The hedge fund and private equity fund registration requirements of Dodd-Frank, as implemented by the SEC, will be a ``major compliance headache’’ for many EU private equity firms, in the opinion of the European Private Equity & Venture Capital Association (ECVA). Since Congress left much of the details of registration exemptions to the SEC, recent SEC proposed regulations filling in the interstices of the Dodd-Frank provisions are of intense interest to the EU hedge fund community. The ECVA said that the SEC has provided important and helpful clarifications in the proposals.
Dodd-Frank may require many US and non-US private equity fund managers and advisers to register with the SEC by July of 2011. The most significant exemptions for non-US fund advisers and managers are for certain foreign private advisers and for advisers with less than $150 million assets under management in the US. But the ECVA mentioned that EU funds qualifying for an exemption from registration may still be subject to reporting obligations.
Foreign private advisers are exempt if they have no place of business in the US, fewer than 15 clients and investor in the US, less than $25 million under management attributable to US clients and investors, and do not hold themselves out to the US public as an investment manager or adviser and do not manage or advise registered investment companies or business development companies. According to the ECVA, the SEC proposals provide some helpful clarifications to the meaning of some terms in the exemption.
For example, the proposed definition of client seeks to ensure that there is no double counting by clarifying that a private fund adviser need not count a private fund as a client if the adviser counted any investor in that fund as an investor for purposes of determining if the exemption is available. The proposals also clarify that the question of whether an investor is in the US is determined at the time at which the investor acquires the securities in the fund and a fund manager or adviser does not have to count a non-US person who later moves to the US. With this clarification, the SEC recognizes that it would be unduly burdensome for a hedge fund adviser to have to monitor the location of investors on an ongoing basis. Indeed, absent this clarification, an EU hedge fund might have to choose between SEC registration or terminating itselationship with any client that moved to the United States, or redeeming the interest in the private fund of any investor that moved to the United States.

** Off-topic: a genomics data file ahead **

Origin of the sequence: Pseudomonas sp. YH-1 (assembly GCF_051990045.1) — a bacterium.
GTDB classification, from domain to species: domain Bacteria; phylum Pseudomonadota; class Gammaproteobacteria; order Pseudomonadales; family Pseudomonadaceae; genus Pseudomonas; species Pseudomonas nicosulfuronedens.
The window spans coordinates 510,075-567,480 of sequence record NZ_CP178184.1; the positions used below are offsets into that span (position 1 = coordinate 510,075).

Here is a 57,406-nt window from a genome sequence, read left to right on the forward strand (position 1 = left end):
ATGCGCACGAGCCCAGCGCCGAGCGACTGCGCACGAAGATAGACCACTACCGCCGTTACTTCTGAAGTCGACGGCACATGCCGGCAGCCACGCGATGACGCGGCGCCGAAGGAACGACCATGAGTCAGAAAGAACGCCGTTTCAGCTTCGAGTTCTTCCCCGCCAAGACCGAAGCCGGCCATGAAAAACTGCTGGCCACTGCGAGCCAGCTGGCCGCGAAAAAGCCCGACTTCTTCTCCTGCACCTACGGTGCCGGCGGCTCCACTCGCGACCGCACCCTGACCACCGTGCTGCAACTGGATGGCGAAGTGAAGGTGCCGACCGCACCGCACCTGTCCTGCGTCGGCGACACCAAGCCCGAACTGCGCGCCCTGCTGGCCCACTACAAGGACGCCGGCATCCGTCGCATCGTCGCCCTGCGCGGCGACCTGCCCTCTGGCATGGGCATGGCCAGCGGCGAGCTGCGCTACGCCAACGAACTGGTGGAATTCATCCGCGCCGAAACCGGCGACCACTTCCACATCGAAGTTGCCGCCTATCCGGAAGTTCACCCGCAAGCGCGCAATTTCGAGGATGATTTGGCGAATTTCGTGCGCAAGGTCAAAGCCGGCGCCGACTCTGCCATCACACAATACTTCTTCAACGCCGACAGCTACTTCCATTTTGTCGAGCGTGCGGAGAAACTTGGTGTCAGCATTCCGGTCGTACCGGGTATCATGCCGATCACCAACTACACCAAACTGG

As proposed by the SEC, the exemption for fund advisers with less than $150 in assets under management in the US would apply to a non-US adviser with a principal office and place of business outside the US so long as the non-US adviser does not manage or advise any accounts for US clients that are private funds and the aggregate assets of all private funds managed by the non-US adviser from a place of business in the US are less than $150 million.
According to the ECVA, this means that under the SEC’s proposal, a non-US adviser will only have to count towards the $150 million limit those assets that it manages from a place of business in the US. So long as a private fund is not managed from a place of business in the US, a non-US adviser may be able to benefit from the exemption even if it manages more than $150 million from US investors in either a US or non-US private fund. The ECVA emphasized that the SEC is not seeking to defining assets under management in the US by reference to the commitments of US investors into non-US funds, although the Commission offers that as an alternative approach upon which it invites comments.